A coup is a tricky thing to support, and the Egyptian military has a long history of oppressive acts and corruption. Still, the fact is that the infant Egyptian democracy wasn't working. The economy is a disaster and the lack of security is terrifying. I know several Egyptians and foreigners who were robbed by armed criminals in the past few months. Brutal gang sexual assaults are disturbingly commons. To make matters worse, rapists and muggers nearly always get away with their crimes.

On top of all this, almost everyone is making less money than they were three years ago, and prices for staples and gas are steadily going up.

The situation is undeniably worse than it was before the revolution, and in Cairo most people I've talked to, from impoverished street vendors to Audi-driving rich guys, blame Morsi and his perceived poor management. It is these basic failures, rather than fear of Islamist extremism or Morsi's nascent authoritarianism, that got people in the streets in such overwhelming numbers.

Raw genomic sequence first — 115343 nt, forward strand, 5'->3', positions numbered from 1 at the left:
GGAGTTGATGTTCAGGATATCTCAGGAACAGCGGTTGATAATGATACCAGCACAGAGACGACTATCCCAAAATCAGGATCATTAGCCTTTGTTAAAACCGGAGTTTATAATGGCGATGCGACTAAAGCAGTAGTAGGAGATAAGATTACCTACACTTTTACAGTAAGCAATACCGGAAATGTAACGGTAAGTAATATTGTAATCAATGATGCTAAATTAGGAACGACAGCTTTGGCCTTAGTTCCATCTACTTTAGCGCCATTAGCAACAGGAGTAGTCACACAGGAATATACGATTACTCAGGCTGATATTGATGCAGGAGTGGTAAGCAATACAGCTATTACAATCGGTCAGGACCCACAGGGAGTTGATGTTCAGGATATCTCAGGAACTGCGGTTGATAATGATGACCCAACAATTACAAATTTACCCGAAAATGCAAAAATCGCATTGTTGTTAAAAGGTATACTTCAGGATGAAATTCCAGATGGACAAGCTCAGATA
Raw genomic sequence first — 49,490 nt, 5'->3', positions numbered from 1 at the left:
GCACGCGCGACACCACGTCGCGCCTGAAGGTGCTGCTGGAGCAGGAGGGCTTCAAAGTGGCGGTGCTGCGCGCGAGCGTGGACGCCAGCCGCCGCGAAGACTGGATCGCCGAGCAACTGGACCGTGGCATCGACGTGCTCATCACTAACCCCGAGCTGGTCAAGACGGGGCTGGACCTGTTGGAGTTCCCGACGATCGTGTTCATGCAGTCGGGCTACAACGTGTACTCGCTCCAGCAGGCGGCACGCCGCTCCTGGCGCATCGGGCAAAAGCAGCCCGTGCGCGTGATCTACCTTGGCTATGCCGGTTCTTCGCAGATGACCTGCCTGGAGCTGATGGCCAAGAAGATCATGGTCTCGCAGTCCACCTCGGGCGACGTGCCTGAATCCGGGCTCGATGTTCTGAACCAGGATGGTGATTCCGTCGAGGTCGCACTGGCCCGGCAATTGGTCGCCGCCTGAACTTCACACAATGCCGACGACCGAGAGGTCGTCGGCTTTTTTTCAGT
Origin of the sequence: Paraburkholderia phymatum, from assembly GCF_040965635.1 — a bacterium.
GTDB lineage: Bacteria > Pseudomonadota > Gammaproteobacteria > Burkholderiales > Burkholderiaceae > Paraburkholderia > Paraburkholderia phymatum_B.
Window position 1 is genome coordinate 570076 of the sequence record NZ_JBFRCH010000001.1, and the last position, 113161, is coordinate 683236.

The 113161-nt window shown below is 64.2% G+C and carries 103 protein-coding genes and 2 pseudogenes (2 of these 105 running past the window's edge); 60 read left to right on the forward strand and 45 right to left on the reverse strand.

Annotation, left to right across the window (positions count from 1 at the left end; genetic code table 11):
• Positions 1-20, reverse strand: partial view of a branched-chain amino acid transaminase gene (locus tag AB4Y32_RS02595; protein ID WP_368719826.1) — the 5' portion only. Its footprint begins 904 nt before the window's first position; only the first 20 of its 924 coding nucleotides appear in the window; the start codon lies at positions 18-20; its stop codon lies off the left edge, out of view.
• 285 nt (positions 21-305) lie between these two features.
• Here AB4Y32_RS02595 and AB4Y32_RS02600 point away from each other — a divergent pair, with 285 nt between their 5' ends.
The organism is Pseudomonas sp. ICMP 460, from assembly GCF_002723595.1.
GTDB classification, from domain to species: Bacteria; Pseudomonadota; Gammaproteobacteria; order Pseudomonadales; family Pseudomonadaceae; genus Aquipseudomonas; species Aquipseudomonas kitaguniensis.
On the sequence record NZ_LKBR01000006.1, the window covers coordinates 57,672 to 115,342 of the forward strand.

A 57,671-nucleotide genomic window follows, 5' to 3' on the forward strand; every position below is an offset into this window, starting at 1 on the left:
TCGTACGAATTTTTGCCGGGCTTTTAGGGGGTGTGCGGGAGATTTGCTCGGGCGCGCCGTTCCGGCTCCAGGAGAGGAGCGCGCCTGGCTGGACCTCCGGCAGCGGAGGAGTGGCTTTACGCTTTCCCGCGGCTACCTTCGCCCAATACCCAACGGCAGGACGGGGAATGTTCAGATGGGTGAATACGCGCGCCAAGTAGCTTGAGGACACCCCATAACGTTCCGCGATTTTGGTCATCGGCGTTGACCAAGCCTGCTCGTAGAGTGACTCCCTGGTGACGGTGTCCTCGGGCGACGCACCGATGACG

The Egyptians who still support Morsi argue that one year isn't enough time to fix Egypt's huge problems. This is probably true. But the majority of Egyptians don't buy this argument, and increasingly distrust not only Morsi, but also the democratic process that got him into power.

In Egypt, there is no historical precedent for or experience with democracy. Military coups are not demonized, but rather are praised in history books and celebrated with public holidays. Now that democracy is associated with economic desperation and gangs of thugs raping and robbing with impunity, there is an understandable nostalgia for the old days, when the dictatorship kept the tourist money flowing in and did a reasonably good job maintaining security.

While the military is playing lip service to democratic values, it really stands for the opposite: A return to an authoritarianism that was corrupt and brutal, but at least provided a modicum of stability.

While most Egyptians seem to support the military now, this coup was by no means bloodless or universally popular. The large minority of Egyptians who still support President Morsi are terrified and enraged. Islamist supporters are being arrested and shot by security forces and are refusing to accept the new military junta. The sites of major Islamist protests are apparently turning into battlefields with both sides using firearms. Dozens of people have died so far.